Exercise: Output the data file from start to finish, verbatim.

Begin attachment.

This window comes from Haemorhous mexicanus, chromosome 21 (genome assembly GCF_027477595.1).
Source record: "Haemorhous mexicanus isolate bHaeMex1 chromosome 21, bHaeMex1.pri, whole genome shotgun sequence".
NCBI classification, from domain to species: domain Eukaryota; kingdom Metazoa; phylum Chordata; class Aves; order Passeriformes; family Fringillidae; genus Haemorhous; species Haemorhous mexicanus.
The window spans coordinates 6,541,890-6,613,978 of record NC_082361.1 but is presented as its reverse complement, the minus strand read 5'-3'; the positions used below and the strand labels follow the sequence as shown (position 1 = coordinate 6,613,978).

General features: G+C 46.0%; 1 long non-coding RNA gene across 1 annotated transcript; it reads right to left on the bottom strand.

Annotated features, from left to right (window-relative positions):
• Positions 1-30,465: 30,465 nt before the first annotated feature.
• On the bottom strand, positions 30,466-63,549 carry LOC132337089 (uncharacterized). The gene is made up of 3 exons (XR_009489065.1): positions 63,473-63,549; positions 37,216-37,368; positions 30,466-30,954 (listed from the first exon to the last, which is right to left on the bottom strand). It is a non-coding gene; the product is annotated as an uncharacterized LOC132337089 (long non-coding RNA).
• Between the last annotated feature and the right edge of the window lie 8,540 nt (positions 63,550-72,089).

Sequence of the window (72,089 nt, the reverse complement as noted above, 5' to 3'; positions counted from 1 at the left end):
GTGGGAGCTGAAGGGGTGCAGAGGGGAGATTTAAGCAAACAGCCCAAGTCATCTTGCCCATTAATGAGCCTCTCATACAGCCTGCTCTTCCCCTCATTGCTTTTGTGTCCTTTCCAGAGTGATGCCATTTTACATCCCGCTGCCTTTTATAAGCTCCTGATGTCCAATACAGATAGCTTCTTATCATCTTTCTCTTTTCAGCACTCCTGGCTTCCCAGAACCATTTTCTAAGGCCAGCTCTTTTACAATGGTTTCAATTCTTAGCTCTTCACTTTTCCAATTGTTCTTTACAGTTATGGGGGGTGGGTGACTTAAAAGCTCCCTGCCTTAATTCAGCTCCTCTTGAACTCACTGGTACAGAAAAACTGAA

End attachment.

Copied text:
This window comes from Haemorhous mexicanus, chromosome 21 (genome assembly GCF_027477595.1).
Source record: "Haemorhous mexicanus isolate bHaeMex1 chromosome 21, bHaeMex1.pri, whole genome shotgun sequence".
NCBI classification, from domain to species: domain Eukaryota; kingdom Metazoa; phylum Chordata; class Aves; order Passeriformes; family Fringillidae; genus Haemorhous; species Haemorhous mexicanus.
The window spans coordinates 6,541,890-6,613,978 of record NC_082361.1 but is presented as its reverse complement, the minus strand read 5'-3'; the positions used below and the strand labels follow the sequence as shown (position 1 = coordinate 6,613,978).

General features: G+C 46.0%; 1 long non-coding RNA gene across 1 annotated transcript; it reads right to left on the bottom strand.

Annotated features, from left to right (window-relative positions):
• Positions 1-30,465: 30,465 nt before the first annotated feature.
• On the bottom strand, positions 30,466-63,549 carry LOC132337089 (uncharacterized). The gene is made up of 3 exons (XR_009489065.1): positions 63,473-63,549; positions 37,216-37,368; positions 30,466-30,954 (listed from the first exon to the last, which is right to left on the bottom strand). It is a non-coding gene; the product is annotated as an uncharacterized LOC132337089 (long non-coding RNA).
• Between the last annotated feature and the right edge of the window lie 8,540 nt (positions 63,550-72,089).

Sequence of the window (72,089 nt, the reverse complement as noted above, 5' to 3'; positions counted from 1 at the left end):
GTGGGAGCTGAAGGGGTGCAGAGGGGAGATTTAAGCAAACAGCCCAAGTCATCTTGCCCATTAATGAGCCTCTCATACAGCCTGCTCTTCCCCTCATTGCTTTTGTGTCCTTTCCAGAGTGATGCCATTTTACATCCCGCTGCCTTTTATAAGCTCCTGATGTCCAATACAGATAGCTTCTTATCATCTTTCTCTTTTCAGCACTCCTGGCTTCCCAGAACCATTTTCTAAGGCCAGCTCTTTTACAATGGTTTCAATTCTTAGCTCTTCACTTTTCCAATTGTTCTTTACAGTTATGGGGGGTGGGTGACTTAAAAGCTCCCTGCCTTAATTCAGCTCCTCTTGAACTCACTGGTACAGAAAAACTGAA